This exercise in self-understanding is really an act of wider understanding. It is a process that requires empathy; a way of understanding those who wanted democratic progress in the GDR, but also those who didn’t, as well as those who couldn’t have cared less. Beyond the Wall demonstrates that sort of empathy in spades. The same cannot be said of our collective memory, which reduces the GDR to a forgettable grey mass—“like something that you experienced as a person, and you’re trying to tell yourself that it was just an unfortunate episode, it isn’t part of who you are”—or else associates it with a blacker period in history.
“Now, quite often, we use this phrase ‘German dictatorships’ in the plural,” Hoyer points out. But lumping together Nazi Germany and East Germany is, she thinks, a form of scholarly oversight: “I think one of the key differences is that Nazi Germany was all-pervasive, it entered every aspect of your life, whereas in the GDR you could live a private life, so long as you didn’t put your head above the parapet… And then, of course, there wasn’t the genocide. As obvious as that sounds, it’s often forgotten in the way the two systems are compared.”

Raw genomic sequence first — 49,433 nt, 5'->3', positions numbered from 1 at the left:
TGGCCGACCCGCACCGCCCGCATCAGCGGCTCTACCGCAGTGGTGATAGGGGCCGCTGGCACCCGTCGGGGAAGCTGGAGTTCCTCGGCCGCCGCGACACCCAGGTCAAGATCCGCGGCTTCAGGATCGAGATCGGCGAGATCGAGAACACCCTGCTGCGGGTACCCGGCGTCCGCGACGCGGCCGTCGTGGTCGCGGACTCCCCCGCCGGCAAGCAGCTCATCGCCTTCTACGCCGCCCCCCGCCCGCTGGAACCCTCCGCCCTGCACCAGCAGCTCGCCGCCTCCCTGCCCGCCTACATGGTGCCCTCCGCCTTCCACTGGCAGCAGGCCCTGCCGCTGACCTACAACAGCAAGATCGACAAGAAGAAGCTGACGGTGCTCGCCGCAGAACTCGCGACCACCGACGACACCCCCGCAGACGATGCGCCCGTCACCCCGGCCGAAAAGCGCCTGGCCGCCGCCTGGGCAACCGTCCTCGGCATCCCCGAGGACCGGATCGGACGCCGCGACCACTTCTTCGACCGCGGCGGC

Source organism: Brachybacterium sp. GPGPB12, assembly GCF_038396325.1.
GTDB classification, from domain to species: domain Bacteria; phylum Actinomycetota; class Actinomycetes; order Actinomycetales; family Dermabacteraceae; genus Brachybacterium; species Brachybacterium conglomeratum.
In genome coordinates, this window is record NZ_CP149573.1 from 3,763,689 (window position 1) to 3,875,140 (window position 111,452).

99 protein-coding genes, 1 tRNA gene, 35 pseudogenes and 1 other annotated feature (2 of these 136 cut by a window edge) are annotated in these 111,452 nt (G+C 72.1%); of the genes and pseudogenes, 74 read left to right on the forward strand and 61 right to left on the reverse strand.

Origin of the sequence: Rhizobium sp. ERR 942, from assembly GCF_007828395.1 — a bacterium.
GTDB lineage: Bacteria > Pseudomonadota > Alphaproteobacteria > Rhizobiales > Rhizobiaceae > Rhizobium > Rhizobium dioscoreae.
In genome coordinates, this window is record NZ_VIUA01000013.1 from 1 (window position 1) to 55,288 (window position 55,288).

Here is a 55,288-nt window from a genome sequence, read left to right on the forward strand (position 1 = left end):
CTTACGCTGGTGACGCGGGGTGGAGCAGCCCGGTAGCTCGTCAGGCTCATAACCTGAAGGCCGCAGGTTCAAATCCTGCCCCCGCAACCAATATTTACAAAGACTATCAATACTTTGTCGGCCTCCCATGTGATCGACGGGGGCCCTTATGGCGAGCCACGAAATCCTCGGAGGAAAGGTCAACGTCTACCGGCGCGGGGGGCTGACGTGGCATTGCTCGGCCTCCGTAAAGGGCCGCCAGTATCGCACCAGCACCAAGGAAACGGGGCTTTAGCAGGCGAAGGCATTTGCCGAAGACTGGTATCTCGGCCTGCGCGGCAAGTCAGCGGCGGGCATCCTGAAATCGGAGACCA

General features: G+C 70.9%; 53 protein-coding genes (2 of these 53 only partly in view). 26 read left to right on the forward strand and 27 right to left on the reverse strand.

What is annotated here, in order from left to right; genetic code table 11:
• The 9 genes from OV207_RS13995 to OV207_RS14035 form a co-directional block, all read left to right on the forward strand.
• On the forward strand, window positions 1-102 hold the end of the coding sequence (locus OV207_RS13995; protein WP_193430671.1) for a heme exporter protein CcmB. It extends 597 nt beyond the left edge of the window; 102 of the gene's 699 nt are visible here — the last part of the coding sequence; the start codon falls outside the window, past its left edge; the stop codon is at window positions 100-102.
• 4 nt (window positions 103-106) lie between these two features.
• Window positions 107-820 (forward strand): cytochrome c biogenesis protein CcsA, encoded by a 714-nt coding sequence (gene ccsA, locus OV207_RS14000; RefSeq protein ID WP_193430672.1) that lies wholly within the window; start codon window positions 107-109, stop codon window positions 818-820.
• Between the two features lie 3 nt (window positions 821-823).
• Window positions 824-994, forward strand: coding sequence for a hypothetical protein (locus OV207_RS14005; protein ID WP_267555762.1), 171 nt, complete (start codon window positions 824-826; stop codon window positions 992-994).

Lest it need saying, Beyond the Wall is not an apologist work. In her effort to define the amorphous contours of the GDR, Hoyer does indeed draw attention to the everyday happiness that some people achieved within its borders; to the flowering of Ostrock, a uniquely German variety of pop music; to the hugely successful aid-for-trade programme involving Vietnamese coffee plantations. “I don’t think that these more positive aspects even came into the narrative after the Cold War,” she says. “I don’t think there was a conscious effort to repress them; I just think it never occurred to West Germans, who tend to dominate the debate, that there might have been a positive angle at all.”